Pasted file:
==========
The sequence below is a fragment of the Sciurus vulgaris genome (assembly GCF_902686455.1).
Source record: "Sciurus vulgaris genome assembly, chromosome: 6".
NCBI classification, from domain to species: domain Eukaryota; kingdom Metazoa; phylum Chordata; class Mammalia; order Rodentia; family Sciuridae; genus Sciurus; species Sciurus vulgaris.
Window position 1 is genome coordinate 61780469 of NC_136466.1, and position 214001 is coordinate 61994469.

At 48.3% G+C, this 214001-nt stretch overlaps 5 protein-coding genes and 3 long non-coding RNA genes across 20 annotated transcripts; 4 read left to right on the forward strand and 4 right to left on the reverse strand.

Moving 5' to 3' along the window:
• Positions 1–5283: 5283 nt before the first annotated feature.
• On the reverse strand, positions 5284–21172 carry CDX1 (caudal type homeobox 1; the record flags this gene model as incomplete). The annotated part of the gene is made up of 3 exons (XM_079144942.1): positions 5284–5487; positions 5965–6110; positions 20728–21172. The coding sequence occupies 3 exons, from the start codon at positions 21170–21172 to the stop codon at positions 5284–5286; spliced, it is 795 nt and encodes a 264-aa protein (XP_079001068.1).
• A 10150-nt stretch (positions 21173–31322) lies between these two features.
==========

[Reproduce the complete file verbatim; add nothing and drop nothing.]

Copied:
The sequence below is a fragment of the Sciurus vulgaris genome (assembly GCF_902686455.1).
Source record: "Sciurus vulgaris genome assembly, chromosome: 6".
NCBI classification, from domain to species: domain Eukaryota; kingdom Metazoa; phylum Chordata; class Mammalia; order Rodentia; family Sciuridae; genus Sciurus; species Sciurus vulgaris.
Window position 1 is genome coordinate 61780469 of NC_136466.1, and position 214001 is coordinate 61994469.

At 48.3% G+C, this 214001-nt stretch overlaps 5 protein-coding genes and 3 long non-coding RNA genes across 20 annotated transcripts; 4 read left to right on the forward strand and 4 right to left on the reverse strand.

Moving 5' to 3' along the window:
• Positions 1–5283: 5283 nt before the first annotated feature.
• On the reverse strand, positions 5284–21172 carry CDX1 (caudal type homeobox 1; the record flags this gene model as incomplete). The annotated part of the gene is made up of 3 exons (XM_079144942.1): positions 5284–5487; positions 5965–6110; positions 20728–21172. The coding sequence occupies 3 exons, from the start codon at positions 21170–21172 to the stop codon at positions 5284–5286; spliced, it is 795 nt and encodes a 264-aa protein (XP_079001068.1).
• A 10150-nt stretch (positions 21173–31322) lies between these two features.